E1XMI: A variable that stores the most recent A/D voltage reading on the north/south channel that was below the value of variable VREF1 when the east/west channel was at the value stored in variable VREF2.

E2XPL: A variable that stores the most recent A/D voltage reading on the east/west channel that was above the value of variable VREF2 when the north/south channel was at the value stored in variable VREF1.

E2XMI: A variable that stores the most recent A/D voltage reading on the east/west channel that was below the value of variable VREF2 when the north/south channel was at the value stored in variable VREF1.

SPAN1: A variable that stores the north/south channel span of the last circle of plotted sensor data.

SPAN2: A variable that stores the east/west channel span of the last circle of plotted sensor data.

Limit exceeded flag: A flag that is set if the sensor data in at least one of buffers E1 and E2 is outside of the variable threshold.

Referring first to FIG. 16, shown is the LIMIT subroutine 500 of the compass program. In the preferred embodiment, this routine is executed in block 128 of FIG. 9 of the programmming of the above-mentioned patent. After block 502 which signifies the beginning of the LIMIT subroutine 500, block 504 determines if the speed of the vehicle is zero. Microprocessor 42 obtains this information by means of connection to speed sensor 46 (FIG. 6). Information relating to whether the vehicle is moving or not is important because a reinitiation of the calibration system is undesirable if the vehicle is parked next to an object that temporarily affects the sensed magnetic field. If block 504 determines that the speed of the vehicle is zero, then the program proceeds to block 518 to exit the subroutine. If block 504 determines that the speed of the vehicle is not zero such that a reinitiation of the compass system may be desirable, then block 506 loads the average A/D readings from buffers E1 and E2 into an arithmetic register, and clears the limit exceeded flag to reinitialize it for the following program blocks. After block 506, block 508 executes the LIMITCHECK subroutine 520 which determines if the sensor data in at least one of buffers E1 and E2 is outside of the variable threshold. This subroutine is described in greater detail below in connection with FIG. 17. Upon return from the LIMITCHECK subroutine 520, block 510 determines if the limit exceeded flag is set. The limit exceeded flag is set in the LIMITCHECK subroutine 520 if the sensor data in at least one of buffers E1 and E2 is outside of the variable threshold. If block 510 determines that the limit exceeded flag is not set, then block 512 restarts a five-minute limit timer by resetting it to five minutes. This timer keeps track of the time period during which the sensor data is outside of the variable threshold. Such a timer is available within the HC05 Motorola microprocessor 42 and is continually running according to the microprocessor's clock frequency. After block 512, the program proceeds to block 518 which causes the subroutine to be exited. If block 510 determines that the limit exceeded flag is set, then block 514 determines if the five-minute timer has expired (i.e. counted down to zero). If the five-minute timer has not expired, then the program proceeds to block 518 whereupon the subroutine is exited. If block 514 determines that the timer has expired, then block 516 causes the calibration system to be reinitiated by branching via arrow G to block 204 of FIG. 10.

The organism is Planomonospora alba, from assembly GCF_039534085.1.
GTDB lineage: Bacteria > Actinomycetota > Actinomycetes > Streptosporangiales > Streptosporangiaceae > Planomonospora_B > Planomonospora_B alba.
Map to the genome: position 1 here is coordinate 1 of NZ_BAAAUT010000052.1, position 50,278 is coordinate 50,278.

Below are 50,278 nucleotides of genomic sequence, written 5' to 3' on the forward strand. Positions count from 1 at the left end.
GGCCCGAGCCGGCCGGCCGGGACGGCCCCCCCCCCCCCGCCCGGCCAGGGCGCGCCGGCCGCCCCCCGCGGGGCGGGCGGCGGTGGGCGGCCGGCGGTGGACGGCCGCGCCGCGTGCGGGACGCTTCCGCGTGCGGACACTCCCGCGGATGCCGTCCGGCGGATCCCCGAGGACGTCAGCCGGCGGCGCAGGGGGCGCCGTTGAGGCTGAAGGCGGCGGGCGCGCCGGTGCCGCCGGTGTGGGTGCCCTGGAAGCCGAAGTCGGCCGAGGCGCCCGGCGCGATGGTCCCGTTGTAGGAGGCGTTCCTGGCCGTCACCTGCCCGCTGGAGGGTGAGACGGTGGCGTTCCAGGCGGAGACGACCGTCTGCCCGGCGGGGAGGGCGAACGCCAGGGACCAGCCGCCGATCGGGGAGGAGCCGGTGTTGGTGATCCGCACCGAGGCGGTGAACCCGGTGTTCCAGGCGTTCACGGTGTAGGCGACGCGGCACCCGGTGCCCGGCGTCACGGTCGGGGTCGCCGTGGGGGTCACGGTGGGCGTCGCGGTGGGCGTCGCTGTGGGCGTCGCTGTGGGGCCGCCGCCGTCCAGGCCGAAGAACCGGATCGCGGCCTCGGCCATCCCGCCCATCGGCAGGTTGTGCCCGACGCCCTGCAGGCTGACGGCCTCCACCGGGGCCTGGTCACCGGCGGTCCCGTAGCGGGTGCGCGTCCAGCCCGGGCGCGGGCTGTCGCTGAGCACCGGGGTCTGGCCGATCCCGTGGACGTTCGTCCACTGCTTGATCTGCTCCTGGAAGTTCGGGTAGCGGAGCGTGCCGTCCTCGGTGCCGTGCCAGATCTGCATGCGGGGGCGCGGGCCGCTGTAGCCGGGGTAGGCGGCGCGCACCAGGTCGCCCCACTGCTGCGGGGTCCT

Referring now to FIG. 17, shown is the LIMITCHECK subroutine 520 which is executed in block 508 of the LIMIT subroutine 500. This subroutine determines if the sensor data in at least one of buffers E1 and E2 is outside of the variable threshold. After block 522 which signifies the beginning of the subroutine, block 524 loads the north/south channel span of the last circle of plotted sensor data, stored in variable SPAN1, into an arithmetic register. The value of variable SPAN1 is calculated in the SPANCALC subroutine 542 which is described below in connection with FIG. 18. Next, block 526 calculates the variable threshold limits in the north/south channel of measurement. These limits are stored in variables LIMIT+ and LIMIT- according to the following equations:

LIMIT+=VREF1+(3/4×SPAN1)

LIMIT-=VREF1-(3/4×SPAN1)

Next, block 528 determines if the north/south channel average stored in buffer E1 is greater than the value of variable LIMIT+ or less than the value of variable LIMIT-. If either of these conditions is satisfied, then the north/south channel average is outside of the threshold limits and the program proceeds to block 530. Block 530 sets the limit exceeded flag to indicate that the variable threshold has been exceeded. After block 530, or if block 528 determines that the north/south channel average stored in buffer E1 is not outside of the threshold limits, the program proceeds to block 532. Block 532 loads the east/west channel span of the last circle of plotted sensor data, stored in variable SPAN2, into an arithmetic register. The value of variable SPAN2 is calculated in the SPANCALC subroutine 542 of FIG. 18. Next, block 534 calculates the variable threshold limits in the east/west channel of measurement. These limits are again stored in variables LIMIT+ and LIMIT- according to the following equations:

LIMIT+=VREF2+(3/4×SPAN2)

LIMIT-=VREF2-(3/4×SPAN2)

After block 534, block 536 determines if the east/west channel average stored in buffer E2 is greater than the value of variable LIMIT+ or less than the value of variable LIMIT-. If either of these conditions is satisfied, then the east/west channel average is outside of the threshold limits and the program proceeds to block 538. Block 538 ensures that the limit exceeded flag is set (may have been set in block 530) to indicate that the variable threshold has been exceeded. After block 538, or if block 536 determines that the east/west channel average stored in buffer E2 is not outside of the threshold limits, the program proceeds to block 540 which causes the subroutine to be exited.